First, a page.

The government of the Indian state, Andhra Pradesh, has launched a plan to become the first area with 100% natural farming methods by 2024.  

Along with the support of the United Nations Environment Programme, they hope to transition from conventional synthetic chemical agriculture to more sustainable practices of farming that are deeply rooted in traditional Indian practices.

So what?

Implementation of zero budget natural farming involves phasing out a reliance on ‘foreign’ inputs such as fertilisers and pesticides. Harvesting nature’s tools, such as using extracts from neem trees as pesticides and cow dung as fertilisers, not only lowers cultivation costs for farmers but also creates a more climate resilient environment.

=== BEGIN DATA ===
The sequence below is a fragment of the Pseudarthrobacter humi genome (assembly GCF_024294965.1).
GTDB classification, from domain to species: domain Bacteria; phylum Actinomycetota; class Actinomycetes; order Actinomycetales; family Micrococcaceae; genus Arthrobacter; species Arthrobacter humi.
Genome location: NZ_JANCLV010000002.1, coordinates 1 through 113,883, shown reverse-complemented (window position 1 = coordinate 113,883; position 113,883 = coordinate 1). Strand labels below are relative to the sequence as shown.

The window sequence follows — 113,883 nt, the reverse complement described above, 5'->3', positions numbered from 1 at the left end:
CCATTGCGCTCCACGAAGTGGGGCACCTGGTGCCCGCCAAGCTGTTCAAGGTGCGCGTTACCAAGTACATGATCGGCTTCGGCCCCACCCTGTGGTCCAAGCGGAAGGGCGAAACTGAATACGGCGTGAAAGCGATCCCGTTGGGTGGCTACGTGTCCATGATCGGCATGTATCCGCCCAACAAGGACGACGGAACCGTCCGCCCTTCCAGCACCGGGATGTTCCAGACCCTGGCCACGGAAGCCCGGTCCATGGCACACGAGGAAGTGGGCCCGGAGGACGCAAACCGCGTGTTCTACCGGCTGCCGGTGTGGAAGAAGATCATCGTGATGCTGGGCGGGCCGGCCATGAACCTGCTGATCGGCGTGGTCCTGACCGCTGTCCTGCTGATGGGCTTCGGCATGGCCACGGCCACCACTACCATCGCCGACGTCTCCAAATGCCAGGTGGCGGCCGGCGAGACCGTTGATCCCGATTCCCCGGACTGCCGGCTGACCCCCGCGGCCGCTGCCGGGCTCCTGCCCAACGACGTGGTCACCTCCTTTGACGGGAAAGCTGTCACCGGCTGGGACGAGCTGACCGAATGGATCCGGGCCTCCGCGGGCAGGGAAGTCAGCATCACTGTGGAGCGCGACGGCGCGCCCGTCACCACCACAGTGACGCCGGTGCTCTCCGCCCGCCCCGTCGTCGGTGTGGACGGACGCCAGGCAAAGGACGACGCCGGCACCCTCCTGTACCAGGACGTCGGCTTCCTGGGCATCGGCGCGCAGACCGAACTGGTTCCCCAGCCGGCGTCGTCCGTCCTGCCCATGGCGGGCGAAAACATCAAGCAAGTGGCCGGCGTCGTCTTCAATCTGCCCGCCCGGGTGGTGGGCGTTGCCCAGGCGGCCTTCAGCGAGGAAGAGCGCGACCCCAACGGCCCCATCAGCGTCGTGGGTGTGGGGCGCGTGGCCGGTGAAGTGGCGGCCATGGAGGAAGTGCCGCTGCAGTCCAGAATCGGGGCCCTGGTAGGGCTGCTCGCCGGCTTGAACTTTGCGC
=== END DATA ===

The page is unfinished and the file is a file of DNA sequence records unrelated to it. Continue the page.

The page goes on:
These practices have already seen a visible difference in increased yields, healthier crops and reduced land degradation. Such characteristics are hopeful in shaping a sustainable world for the future generation of farmers.

Zero budget natural farming has already been welcomed by the Konda Dora tribe in India, with the practice spreading quickly through the sharing of learnings and knowledge. The success of this story will hopefully aid the scheme in making its goal of reaching 6 million farmers. 

This agricultural ‘revolution’ in India offers a green answer to the future of farming, and helps to cement the important complementarities between achieving global food security and conserving the environment.

Signal spotted byHansika Singh, Roberta Iley


Photo by Nandhu Kumar on Unsplash


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